I have set up a shop and have included several lists of recommended books. When a purchase is made via my lists, I receive a small percentage of the profit. I have started with two lists: If you liked The Girl from the Hermitage, you might like..... and a list of books I used in my research. And you can be sure a Favourite Reads of 2020 will follow in due course.

You can browse my shop here

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  • mollygartland

Reading has been a welcome escape over the lockdown. And I have a regular habit of plugging into a podcast for my walk around beautiful Bushy Park. Here is a roundup of some of my reading and listening highlights.


Reading (Debuts marked with *)

*We Are Animals-Tim Ewin

I found it very difficult to focus and read at the beginning of the lockdown. I chose this one to get me back into it and it worked. I don’t usually read comedy but this was exactly what I needed at that point in time.


*People Like Us-Louise Fein


*Island Child-Molly Aiken


*This Lovely City-Louise Hare


The Hiding Game-Naomi Wood


*Leonard and Hungry Paul-Ronan Hessian


The Earth and Sky of Jacques Dorme-Andrei Makine


Silver Sparrow-Tayari Jones

Just finished this one and loved it. Clever storytelling, vivid characters. Brilliant. If I had to choose a favourite from this list, I think this would be favourite.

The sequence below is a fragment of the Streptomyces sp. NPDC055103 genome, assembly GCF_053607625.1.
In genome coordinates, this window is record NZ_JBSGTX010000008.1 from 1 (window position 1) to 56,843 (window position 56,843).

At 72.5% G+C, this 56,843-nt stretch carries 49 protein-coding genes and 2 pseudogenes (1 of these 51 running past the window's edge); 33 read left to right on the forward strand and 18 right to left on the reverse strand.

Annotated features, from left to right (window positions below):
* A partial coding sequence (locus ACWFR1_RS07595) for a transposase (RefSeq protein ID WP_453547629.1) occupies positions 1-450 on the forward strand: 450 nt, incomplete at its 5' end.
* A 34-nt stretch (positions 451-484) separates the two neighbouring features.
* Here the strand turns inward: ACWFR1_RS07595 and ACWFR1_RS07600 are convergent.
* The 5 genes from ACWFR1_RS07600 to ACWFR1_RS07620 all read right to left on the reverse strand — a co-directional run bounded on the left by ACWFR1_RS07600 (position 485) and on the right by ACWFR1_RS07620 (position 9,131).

Weather-Jenny Offill


American Dirt-Jeanine Cummins


Hamnet-Maggie O’Farrell


Nightingale Point-Luan Goldie


The Street-Ann Petry

Published in 1946, this is a great book from a writer who should be better known. The Street sold more than a million copies, which is an incredible achievement now, much less in 1946! She was the first for African American woman to do so. Fascinating discussion about her in one of the podcasts I mention below.


Doninicana-Angie Cruz


Yellow Crocus and Golden Poppies-Laila Ibrahim


The Painted Room-Lounis Tidar


Villa America-Liza Klassmann


The Dutch House-Ann Patchett

Favourite Podcasts

BBC More or Less-I find comfort in a rational discussion of statistics of the day.

Women’s Prize for Fiction Podcast-(Series 2, Episode 15 has a discussion about Petry and interview with her daughter)

Winds of Change (Spotify)-Investigation into CIA link to The Scorpians. Starts a bit slow but loved it.

Grounded with Louis Theroux

Loved the BBC adaptations of Queenie (Candice Carty-Williams) and Girl, Woman, Other (Bernadine Evaristo)

Dolly Parton’s America (Actually, I listened to this before lockdown, but have to include it because I loved it.)


And here is a sample of some of my non-fiction reading



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Bio

Originally from Michigan, Molly Gartland worked in Moscow from 1994 to 2000 and has been fascinated by Russian culture ever since.

She has an MA in Creative Writing from St Mary’s University, Twickenham and lives in London.

The manuscript for her debut novel The Girl from the Hermitage was shortlisted for the Impress Prize and longlisted for the Mslexia Novel Competition, the Bath Novel Award and Grindstone Novel Award.